The great and good of UK plc were in attendance at Claridges in London tonight to see BSkyB scoop MT's coveted 'Britain's Most Admired Company' award for 2009. CEO Jeremy Darroch was on hand to pick up the top prize from Haymarket chairman Lord Heseltine, as Sky became our youngest ever winner (the award comes just 20 years into its existence). Meanwhile there was also gongs for Sir Terry Leahy of Tesco - still Britain's Most Admired Leader - and the likes of Johnson Matthey, Cadbury and GlaxoSmithKline (more photos HERE). These are the companies their competitors think are best-placed to ride out the current storm...
MT's annual 'Britain's Most Admired Companies' awards are unique, because they're based on a peer review survey (conducted by Professor Mike Brown of Birmingham City Business School). So the winners aren't chosen by a bunch of judges in a smoke-filled room - they're chosen by the people that know these companies best, i.e. their competitors. And their verdict was that BSkyB - fourth last year - has inched ahead of Tesco and Johnson Matthey to become Britain's best-regarded public company. It's an impressive achievement for such a relatively young business, not least because the media industry as a whole has had such a rotten year (none of Sky's rivals got within thirty points of it).
'BSkyB has shown that a class-leading product, well marketed and slickly delivered, can continue to grow and prosper even in the most challenging circumstances,' said MT editor Matthew Gwyther. 'But perhaps its greatest achievement is the transition from being a new kid on the block and awkward industry outsider to winning over a jury of peers and becoming the UK’s most admired company.'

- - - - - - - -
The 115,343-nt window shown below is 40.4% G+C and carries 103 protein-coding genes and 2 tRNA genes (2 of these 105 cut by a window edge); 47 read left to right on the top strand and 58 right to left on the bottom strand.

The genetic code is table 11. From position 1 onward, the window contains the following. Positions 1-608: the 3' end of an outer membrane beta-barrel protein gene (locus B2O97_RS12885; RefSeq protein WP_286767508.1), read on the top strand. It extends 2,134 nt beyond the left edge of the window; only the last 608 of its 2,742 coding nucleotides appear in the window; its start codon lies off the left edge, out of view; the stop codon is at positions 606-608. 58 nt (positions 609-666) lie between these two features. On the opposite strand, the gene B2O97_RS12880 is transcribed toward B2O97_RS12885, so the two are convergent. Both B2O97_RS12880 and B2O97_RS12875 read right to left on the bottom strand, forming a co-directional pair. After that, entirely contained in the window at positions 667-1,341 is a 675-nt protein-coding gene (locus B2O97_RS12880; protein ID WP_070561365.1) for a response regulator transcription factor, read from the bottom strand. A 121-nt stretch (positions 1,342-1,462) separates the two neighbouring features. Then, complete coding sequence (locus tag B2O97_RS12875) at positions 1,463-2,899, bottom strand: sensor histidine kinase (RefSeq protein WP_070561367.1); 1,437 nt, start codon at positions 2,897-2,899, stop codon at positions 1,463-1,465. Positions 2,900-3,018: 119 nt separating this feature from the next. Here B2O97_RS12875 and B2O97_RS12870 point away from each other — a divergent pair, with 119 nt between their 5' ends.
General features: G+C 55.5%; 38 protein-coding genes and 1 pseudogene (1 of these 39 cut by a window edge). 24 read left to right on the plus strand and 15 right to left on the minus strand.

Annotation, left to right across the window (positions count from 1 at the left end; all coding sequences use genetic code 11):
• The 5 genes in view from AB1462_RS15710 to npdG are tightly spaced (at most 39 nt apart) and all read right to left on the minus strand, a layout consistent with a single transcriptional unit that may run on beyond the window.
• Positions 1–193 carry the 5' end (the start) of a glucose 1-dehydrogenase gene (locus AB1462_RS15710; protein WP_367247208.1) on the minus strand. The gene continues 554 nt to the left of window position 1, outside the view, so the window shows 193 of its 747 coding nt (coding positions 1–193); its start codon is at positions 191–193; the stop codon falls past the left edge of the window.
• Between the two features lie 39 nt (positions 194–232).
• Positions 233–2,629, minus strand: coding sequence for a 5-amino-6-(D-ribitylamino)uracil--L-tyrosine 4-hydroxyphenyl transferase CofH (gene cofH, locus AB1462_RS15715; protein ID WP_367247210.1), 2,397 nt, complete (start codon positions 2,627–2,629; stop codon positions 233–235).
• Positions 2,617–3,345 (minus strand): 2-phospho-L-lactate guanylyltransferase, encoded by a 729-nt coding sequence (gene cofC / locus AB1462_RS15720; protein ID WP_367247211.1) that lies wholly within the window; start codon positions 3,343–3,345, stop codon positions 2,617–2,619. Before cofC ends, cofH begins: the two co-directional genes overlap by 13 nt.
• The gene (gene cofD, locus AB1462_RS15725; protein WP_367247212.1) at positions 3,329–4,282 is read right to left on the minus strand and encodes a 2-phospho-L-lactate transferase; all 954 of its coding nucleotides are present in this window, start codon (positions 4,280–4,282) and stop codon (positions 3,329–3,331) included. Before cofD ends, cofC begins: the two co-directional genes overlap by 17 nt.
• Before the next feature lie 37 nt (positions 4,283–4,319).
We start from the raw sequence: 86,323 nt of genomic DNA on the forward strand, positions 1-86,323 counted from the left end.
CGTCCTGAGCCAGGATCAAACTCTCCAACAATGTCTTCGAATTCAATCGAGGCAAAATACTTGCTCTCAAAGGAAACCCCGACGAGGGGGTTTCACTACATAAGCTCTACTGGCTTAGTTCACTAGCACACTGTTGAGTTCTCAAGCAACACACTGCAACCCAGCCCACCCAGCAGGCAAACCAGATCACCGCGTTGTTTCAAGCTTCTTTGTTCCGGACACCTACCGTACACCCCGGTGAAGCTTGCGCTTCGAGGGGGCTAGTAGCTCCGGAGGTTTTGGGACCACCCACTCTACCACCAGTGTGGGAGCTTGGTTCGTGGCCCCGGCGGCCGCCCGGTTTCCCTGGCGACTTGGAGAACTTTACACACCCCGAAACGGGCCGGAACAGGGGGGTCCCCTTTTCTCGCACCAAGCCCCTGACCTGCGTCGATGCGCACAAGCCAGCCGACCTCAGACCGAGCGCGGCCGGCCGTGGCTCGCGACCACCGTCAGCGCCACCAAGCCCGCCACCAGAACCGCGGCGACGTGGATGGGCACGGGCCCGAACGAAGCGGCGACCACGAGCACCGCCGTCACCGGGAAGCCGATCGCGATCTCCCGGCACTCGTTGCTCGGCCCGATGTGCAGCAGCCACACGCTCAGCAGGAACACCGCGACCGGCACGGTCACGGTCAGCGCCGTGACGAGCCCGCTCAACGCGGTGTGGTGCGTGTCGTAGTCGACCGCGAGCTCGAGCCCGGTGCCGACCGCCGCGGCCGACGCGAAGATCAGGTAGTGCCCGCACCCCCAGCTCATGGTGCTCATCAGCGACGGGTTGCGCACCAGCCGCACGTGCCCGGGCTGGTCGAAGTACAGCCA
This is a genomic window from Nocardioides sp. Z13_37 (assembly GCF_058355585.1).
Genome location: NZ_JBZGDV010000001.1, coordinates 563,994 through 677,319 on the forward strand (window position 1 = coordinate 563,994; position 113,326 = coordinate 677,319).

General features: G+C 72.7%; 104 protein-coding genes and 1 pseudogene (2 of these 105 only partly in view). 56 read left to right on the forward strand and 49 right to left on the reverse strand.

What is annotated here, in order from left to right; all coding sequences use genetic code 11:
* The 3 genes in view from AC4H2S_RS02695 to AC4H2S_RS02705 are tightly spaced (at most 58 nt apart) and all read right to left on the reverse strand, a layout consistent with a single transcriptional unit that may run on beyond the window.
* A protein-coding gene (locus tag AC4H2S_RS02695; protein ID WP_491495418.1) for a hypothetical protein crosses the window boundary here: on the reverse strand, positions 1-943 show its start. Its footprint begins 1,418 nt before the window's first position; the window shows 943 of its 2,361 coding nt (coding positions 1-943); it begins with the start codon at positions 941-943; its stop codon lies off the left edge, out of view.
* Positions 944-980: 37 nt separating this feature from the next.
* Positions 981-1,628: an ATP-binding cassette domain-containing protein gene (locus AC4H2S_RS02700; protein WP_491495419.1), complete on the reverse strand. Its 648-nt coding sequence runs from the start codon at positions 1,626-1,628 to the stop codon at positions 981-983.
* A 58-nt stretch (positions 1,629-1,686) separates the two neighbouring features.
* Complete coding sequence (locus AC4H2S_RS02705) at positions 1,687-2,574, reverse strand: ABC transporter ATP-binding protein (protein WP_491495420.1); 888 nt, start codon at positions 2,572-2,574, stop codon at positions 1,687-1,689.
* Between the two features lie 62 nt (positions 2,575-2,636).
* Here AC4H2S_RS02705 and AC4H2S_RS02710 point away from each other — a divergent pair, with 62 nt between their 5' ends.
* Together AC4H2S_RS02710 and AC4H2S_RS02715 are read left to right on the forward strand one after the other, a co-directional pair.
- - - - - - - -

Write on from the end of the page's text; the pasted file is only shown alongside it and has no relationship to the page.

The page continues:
Around 70 CEOs, chairman and senior execs from the shortlisted BMAC companies gathered for tonight's bash. Former Bank of England deputy governor Sir John Gieve provided the entertainment, regaling us with behind-the-scenes tales from Threadneedle Street (apparently he originally thought the BoE job might turn out to be 'a bit dull' - so much for that). He was admirably frank about the Bank's failings, admitting that he didn't 'bang the table hard enough' when the banks waxed lyrical about their flawless risk management systems, and that the Northern Rock episode was 'clumsily handled'. He also argued the case for an international financial watchdog, although he thinks the chances of this happening are slim.
Still, there was no doubt about the night's big winner: BSkyB is officially Britain's Most Admired. So where does it go from here? 'Now it has to move onto the next phase – out of adolescence and into maturity,' reckons Gwyther. 'The next couple of years will be crucial to BSkyB’s long-term future. But in the meantime it can bask in some deserved glory.' We'll drink to that.
In today's bulletin:
BSkyB is Britain's Most Admired Company 2009
Yorkshire Building Society swallows Chelsea to challenge Nationwide
Google makes peace offering to publishers over online news
Editor's blog: BSkyB goes from zero to hero
Indian firm suffers from employee's watercooler moment